Economist tallies swelling cost of Israel to US (CHRISTIAN SCIENCE MONITOR) By David R. Francis 12/09/02)
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Since 1973, Israel has cost the United States about $1.6 trillion. If
divided by today´s population, that is more than $5,700 per person.
This is an estimate by Thomas Stauffer, a consulting economist in
Washington. For decades, his analyses of the Middle East scene have
made him a frequent thorn in the side of the Israel lobby.
For the first time in many years, Mr. Stauffer has tallied the total
cost to the US of its backing of Israel in its drawn-out, violent
dispute with the Palestinians. So far, he figures, the bill adds up
to more than twice the cost of the Vietnam War.
And now Israel wants more. In a meeting at the White House late last
month, Israeli officials made a pitch for $4 billion in additional
military aid to defray the rising costs of dealing with the intifada
and suicide bombings. They also asked for more than $8 billion in
loan guarantees to help the country´s recession-bound economy.
Considering Israel´s deep economic troubles, Stauffer doubts the
Israel bonds covered by the loan guarantees will ever be repaid. The
bonds are likely to be structured so they don´t pay interest until
they reach maturity. If Stauffer is right, the US would end up paying
both principal and interest, perhaps 10 years out.
Israel´s request could be part of a supplemental spending bill that´s
likely to be passed early next year, perhaps wrapped in with the cost
of a war with Iraq.
Israel is the largest recipient of US foreign aid. It is already due
to get $2.04 billion in military assistance and $720 million in
economic aid in fiscal 2003. It has been getting $3 billion a year
Adjusting the official aid to 2001 dollars in purchasing power,
Israel has been given $240 billion since 1973, Stauffer reckons. In
addition, the US has given Egypt $117 billion and Jordan $22 billion
in foreign aid in return for signing peace treaties with Israel.
"Consequently, politically, if not administratively, those outlays
are part of the total package of support for Israel," argues Stauffer
in a lecture on the total costs of US Middle East policy,
commissioned by the US Army War College, for a recent conference at
the University of Maine.
These foreign-aid costs are well known. Many Americans would probably
say it is money well spent to support a beleagured democracy of some
strategic interest. But Stauffer wonders if Americans are aware of
the full bill for supporting Israel since some costs, if not hidden,
are little known.
One huge cost is not secret. It is the higher cost of oil and other
economic damage to the US after Israel-Arab wars.
In 1973, for instance, Arab nations attacked Israel in an attempt to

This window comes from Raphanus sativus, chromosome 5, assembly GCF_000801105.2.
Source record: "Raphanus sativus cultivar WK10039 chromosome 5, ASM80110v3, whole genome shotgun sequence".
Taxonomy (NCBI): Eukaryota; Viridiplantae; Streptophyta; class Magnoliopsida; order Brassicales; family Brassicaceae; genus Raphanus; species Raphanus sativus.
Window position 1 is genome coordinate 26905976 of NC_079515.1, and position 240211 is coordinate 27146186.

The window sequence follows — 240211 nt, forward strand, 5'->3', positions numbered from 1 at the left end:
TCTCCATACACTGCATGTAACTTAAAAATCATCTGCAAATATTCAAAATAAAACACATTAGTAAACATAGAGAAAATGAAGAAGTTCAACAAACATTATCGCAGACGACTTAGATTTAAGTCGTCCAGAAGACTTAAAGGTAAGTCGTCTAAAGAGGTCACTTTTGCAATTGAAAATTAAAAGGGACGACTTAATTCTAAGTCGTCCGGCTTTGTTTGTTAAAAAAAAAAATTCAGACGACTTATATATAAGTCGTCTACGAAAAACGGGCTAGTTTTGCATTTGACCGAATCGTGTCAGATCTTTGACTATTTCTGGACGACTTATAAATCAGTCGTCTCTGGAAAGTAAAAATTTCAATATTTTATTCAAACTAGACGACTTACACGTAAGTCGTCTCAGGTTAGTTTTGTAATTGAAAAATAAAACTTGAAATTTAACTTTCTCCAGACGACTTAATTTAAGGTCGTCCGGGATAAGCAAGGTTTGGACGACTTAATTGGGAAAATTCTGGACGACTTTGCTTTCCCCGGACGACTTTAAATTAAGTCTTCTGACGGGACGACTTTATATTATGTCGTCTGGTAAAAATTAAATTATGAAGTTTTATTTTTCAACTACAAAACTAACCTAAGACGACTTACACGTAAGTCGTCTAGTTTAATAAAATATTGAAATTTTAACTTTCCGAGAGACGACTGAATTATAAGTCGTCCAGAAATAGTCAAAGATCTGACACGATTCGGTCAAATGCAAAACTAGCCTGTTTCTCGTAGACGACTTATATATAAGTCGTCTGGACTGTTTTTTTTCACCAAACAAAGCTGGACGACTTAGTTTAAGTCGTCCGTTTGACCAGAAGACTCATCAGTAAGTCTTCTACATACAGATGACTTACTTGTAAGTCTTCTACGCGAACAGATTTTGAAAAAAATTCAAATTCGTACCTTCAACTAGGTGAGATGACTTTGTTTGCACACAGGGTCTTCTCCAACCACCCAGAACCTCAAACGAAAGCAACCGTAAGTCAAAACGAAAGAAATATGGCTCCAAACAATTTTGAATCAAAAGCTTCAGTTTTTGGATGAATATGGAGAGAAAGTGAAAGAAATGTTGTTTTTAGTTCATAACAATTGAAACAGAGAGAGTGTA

win back territories Israel had conquered in the 1967 war. President
Nixon resupplied Israel with US arms, triggering the Arab oil embargo
against the US.
That shortfall in oil deliveries kicked off a deep recession. The US
lost $420 billion (in 2001 dollars) of output as a result, Stauffer
calculates. And a boost in oil prices cost another $450 billion.
Afraid that Arab nations might use their oil clout again, the US set
up a Strategic Petroleum Reserve. That has since cost,
conservatively, $134 billion, Stauffer reckons.
Other US help includes:
US Jewish charities and organizations have remitted grants or
bought Israel bonds worth $50 billion to $60 billion. Though private
in origin, the money is "a net drain" on the United States economy,
The US has already guaranteed $10 billion in commercial loans to
Israel, and $600 million in "housing loans." (See editor´s note
below.) Stauffer expects the US Treasury to cover these.
The US has given $2.5 billion to support Israel´s Lavi fighter and
Arrow missile projects.
Israel buys discounted, serviceable "excess" US military equipment.
Stauffer says these discounts amount to "several billion dollars"
over recent years.
Israel uses roughly 40 percent of its $1.8 billion per year in
military aid, ostensibly earmarked for purchase of US weapons, to buy
Israeli-made hardware. It also has won the right to require the
Defense Department or US defense contractors to buy Israeli-made
equipment or subsystems, paying 50 to 60 cents on every defense
dollar the US gives to Israel.
US help, financial and technical, has enabled Israel to become a
major weapons supplier. Weapons make up almost half of Israel´s
manufactured exports. US defense contractors often resent the buy-
Israel requirements and the extra competition subsidized by US
US policy and trade sanctions reduce US exports to the Middle East
about $5 billion a year, costing 70,000 or so American jobs, Stauffer
estimates. Not requiring Israel to use its US aid to buy American
goods, as is usual in foreign aid, costs another 125,000 jobs.
Israel has blocked some major US arms sales, such as F-15 fighter
aircraft to Saudi Arabia in the mid-1980s. That cost $40 billion over
10 years, says Stauffer.
Stauffer´s list will be controversial. He´s been assisted in this
research by a number of mostly retired military or diplomatic
officials who do not go public for fear of being labeled anti-Semitic
if they criticize America´s policies toward Israel.
Editor´s note: A previous version of this story incorrectly reported
the amount of housing loans guaranteed by the US. (Copyright © 2002
The Christian Science Monitor 12/09/02)
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